Here are all the ways that the Snapdragon 8 Gen 1 chip differs from Tensor, the first mobile platform made by Google for its latest smartphones.
Qualcomm’s just unveiled its latest chipset, the Snapdragon 8 Gen 1, which is here to replace the previous Snapdragon 888 flagship and be the go-to chip for premium Android phones in 2022.
While we haven’t had the chance to test out the latest chip just yet, here is everything we know about Qualcomm’s chip and how it compares to the already available Google Tensor, which made its debut in Google’s Pixel 6 line of smartphones.
The latest Qualcomm chipset is now the second mobile platform that has been manufactured using the 4nm process, while Google Tensor is still using Samsung’s previous-generation 5nm system.
Smaller processes suggest that the Snapdragon 8 Gen 1 could see potentially see better efficiency than Google Tensor.
Snapdragon 8 Gen 1 is also based on ARM v9 architecture, which is likely to offer improved thermals compared to Snapdragon 888, which was known for overheating issues. While we won’t have a final verdict until a Snapdragon 8 Gen 1-powered phone comes in for testing, we can expect that ARM v9 architecture will be more efficient than Tensor.
Snapdragon 8 Gen 1 comes packed with the re-architectured Qualcomm Adreno GPU, which offers up 30% more power and 25% more efficiency than its predecessor.
Google Tensor meanwhile uses a 20-core variant of ARM Mali-G78 MP20 GPU, which is an integrated high-end graphics adaptor.
We will run the numbers on the Snapdragon 8 when we get the chance, but we do know that the Tensor scores 6,300 points in the 3DMark Wildlife Benchmark test, so we’ll have to see how Qualcomm compares.
Snapdragon 8 Gen 1
The latest chip from Qualcomm is the company’s first-ever 18-bit Image Signal Processor (ISP) that can capture over 4000x more camera data than its predecessor. The Snapdragon 888 had a 14-bit ISP, meaning it can’t capture as much data as quickly.
Snapdragon Sight is the branding for the new ISP; it can capture up to 3.2Gbps, as well as record 8K HDR video at 30fps. You can record in 4K as well, at a higher rate of 120fps.
On the other hand, Google Tensor features the HDRnet algorithm for processing Live HDR+ videos. It can record in 4K at 60fps, but that’s where it caps out. However, Tensor does bring other things to the table in terms of its camera, with the Magic Eraser tool that allows users to remove unwanted objects or people from their photos.
Some other new features include Real Tone, which better depicts various skin tones in video and photographs. Since we haven’t tested Snapdragon 8 yet we can’t make any definitive conclusions, but it looks like Qualcomm is more interested in making improvements under the hood while Google is looking to create an experience for its users.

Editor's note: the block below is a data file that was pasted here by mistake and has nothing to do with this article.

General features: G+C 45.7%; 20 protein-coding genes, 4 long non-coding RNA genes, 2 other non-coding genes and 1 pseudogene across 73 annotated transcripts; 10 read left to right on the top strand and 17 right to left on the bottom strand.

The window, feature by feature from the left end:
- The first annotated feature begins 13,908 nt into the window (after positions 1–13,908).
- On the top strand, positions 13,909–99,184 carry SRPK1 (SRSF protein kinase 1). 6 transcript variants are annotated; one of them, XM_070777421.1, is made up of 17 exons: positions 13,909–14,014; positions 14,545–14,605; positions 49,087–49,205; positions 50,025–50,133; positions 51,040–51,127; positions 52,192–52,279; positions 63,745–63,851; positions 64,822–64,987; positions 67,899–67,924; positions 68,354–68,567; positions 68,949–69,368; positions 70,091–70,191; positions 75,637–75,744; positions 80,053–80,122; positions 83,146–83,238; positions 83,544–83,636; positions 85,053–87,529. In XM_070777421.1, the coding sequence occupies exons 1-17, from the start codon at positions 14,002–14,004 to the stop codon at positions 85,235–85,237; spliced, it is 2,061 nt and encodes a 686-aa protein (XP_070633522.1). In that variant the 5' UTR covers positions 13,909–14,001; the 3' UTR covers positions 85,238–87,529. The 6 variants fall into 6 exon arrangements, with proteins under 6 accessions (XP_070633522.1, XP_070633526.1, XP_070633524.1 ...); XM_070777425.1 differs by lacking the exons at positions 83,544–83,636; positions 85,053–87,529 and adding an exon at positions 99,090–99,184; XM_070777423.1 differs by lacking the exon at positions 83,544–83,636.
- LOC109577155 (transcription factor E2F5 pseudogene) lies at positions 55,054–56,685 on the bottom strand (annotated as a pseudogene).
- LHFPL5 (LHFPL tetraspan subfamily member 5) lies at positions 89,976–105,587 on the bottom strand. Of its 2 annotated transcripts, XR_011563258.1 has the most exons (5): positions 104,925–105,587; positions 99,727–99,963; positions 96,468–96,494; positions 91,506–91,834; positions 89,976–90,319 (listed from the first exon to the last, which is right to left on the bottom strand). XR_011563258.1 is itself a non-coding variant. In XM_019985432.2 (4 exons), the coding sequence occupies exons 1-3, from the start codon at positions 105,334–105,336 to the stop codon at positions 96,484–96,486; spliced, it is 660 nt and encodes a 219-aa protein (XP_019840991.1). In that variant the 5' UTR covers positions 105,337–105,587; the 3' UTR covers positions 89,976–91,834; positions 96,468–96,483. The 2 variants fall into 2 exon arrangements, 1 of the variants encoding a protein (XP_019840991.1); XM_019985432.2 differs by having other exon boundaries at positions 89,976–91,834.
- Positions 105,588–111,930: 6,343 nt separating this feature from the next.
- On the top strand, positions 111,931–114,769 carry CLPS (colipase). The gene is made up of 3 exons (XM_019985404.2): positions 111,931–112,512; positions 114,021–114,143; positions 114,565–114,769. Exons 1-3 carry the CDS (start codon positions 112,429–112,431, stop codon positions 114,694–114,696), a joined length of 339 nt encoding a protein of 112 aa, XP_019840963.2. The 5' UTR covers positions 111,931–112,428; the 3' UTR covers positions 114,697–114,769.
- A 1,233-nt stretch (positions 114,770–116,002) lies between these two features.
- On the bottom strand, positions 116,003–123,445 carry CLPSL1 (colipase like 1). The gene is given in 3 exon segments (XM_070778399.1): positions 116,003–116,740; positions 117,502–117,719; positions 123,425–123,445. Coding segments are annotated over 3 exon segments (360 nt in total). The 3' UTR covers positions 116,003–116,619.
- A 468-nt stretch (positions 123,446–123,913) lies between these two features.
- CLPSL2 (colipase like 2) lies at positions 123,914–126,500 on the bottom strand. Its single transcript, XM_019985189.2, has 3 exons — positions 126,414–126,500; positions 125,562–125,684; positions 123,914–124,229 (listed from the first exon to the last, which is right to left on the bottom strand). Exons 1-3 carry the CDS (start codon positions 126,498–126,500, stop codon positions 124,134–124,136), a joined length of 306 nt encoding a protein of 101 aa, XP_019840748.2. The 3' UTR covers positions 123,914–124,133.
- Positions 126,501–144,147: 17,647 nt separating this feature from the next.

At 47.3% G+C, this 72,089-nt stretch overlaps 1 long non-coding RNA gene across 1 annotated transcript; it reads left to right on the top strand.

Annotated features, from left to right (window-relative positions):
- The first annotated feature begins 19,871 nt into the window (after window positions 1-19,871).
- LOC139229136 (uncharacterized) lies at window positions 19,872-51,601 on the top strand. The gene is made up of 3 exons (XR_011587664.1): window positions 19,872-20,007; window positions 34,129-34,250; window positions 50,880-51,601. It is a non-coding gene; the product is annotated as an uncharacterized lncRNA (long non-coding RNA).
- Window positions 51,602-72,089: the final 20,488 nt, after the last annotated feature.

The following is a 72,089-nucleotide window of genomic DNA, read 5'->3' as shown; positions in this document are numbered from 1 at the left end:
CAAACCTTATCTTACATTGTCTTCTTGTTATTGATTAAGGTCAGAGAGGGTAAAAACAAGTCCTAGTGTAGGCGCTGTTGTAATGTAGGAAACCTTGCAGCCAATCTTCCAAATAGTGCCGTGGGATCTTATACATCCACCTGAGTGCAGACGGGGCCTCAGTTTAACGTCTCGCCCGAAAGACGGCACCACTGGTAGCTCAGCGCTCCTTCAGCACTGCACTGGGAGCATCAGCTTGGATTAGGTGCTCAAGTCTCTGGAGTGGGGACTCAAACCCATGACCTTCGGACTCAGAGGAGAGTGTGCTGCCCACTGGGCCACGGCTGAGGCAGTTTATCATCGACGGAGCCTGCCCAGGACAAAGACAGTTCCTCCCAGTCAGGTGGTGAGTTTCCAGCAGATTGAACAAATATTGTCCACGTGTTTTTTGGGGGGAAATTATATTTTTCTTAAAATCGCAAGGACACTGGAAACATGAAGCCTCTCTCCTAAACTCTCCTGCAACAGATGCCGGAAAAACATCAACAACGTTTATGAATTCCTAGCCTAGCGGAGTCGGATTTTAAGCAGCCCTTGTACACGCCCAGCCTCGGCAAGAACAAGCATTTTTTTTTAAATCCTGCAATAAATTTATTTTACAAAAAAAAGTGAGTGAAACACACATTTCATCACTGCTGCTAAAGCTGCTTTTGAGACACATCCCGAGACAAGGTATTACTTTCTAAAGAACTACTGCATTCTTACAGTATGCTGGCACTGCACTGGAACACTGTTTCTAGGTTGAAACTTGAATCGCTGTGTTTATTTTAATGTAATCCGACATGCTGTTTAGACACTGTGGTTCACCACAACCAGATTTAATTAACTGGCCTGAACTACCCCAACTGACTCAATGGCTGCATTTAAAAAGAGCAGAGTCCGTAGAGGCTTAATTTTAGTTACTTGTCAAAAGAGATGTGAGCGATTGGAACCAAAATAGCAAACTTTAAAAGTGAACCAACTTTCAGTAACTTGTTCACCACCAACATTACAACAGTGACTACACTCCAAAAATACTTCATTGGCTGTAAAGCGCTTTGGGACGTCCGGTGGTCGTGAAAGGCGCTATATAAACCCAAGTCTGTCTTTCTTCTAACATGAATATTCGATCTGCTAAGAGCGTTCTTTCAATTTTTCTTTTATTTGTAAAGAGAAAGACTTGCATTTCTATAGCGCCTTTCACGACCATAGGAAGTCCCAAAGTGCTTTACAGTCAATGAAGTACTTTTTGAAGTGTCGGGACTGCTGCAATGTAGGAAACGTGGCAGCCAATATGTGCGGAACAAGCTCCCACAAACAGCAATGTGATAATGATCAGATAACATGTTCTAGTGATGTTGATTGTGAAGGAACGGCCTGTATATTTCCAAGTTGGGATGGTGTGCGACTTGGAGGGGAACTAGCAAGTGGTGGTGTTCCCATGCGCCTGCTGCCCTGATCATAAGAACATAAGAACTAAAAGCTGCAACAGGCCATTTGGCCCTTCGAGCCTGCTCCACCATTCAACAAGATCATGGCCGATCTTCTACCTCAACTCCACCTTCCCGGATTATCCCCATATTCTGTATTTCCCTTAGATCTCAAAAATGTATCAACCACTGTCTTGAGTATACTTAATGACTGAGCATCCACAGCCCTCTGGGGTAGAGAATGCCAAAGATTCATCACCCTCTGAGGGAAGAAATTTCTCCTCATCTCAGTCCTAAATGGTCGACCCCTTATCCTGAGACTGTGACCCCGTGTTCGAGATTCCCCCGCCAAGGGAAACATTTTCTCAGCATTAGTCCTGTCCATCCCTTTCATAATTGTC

Snapdragon 8 Gen 1 is packing the 7th-generation Qualcomm AI Engine, which now offers 2x faster tensor accelerator and shared memory than the Snapdragon 888 chip could.
Qualcomm also updated its Sensing Hub; this 3rd-generation model processes more data and has better AI-enabled imaging capabilities, as was mentioned previously in the camera capabilities.
The new chip also features Face Hugging, which can analyse and prioritise your notifications for a more streamlined experience. Sonde Health’s on-device AI can also analyse the user’s voice, which in turn can check for possible health conditions, such as asthma, depression or Covid-19.
In the same vein as before, Google Tensor is offering up features of its own, such as Live Translate, which translates your speech in real time into your chosen language. There’s also Motion Mode, which allows users to snap long exposure and action pan shots. Combining these features results in a still image that retains its dynamic motion without looking blurry.
Google’s Tensor SoC
Qualcomm is now using the Snapdragon X65 5G modem. The company hasn’t yet revealed the upload speed, but the modem is capable of offering download speeds of up to 10Gbps.
We know that Google Tensor is using Samsung’s Exynos 5123 modem, which offers 7.35Gbps, and peak download and upload speeds of 3.67Gbps.
Both chips also support Wi-Fi 6 and Wi-Fi 6E, as well as Bluetooth 5.2.
Until we can run some in-house tests, it is a little too early to say which chipset is definitively better. However, if Qualcomm is to be believed on these specs, the Snapdragon 8 Gen 1 massively outpaces the Google Tensor chipset.
Tensor is still in the same league as the Snapdragon 888 at the moment, since they both share the same 5nm architecture. It seems that Google is more interested in creating experiences for users and allowing them to get creative with their phones, while Qualcomm is looking to make specific improvements in different areas of the chip to create an overall more powerful device.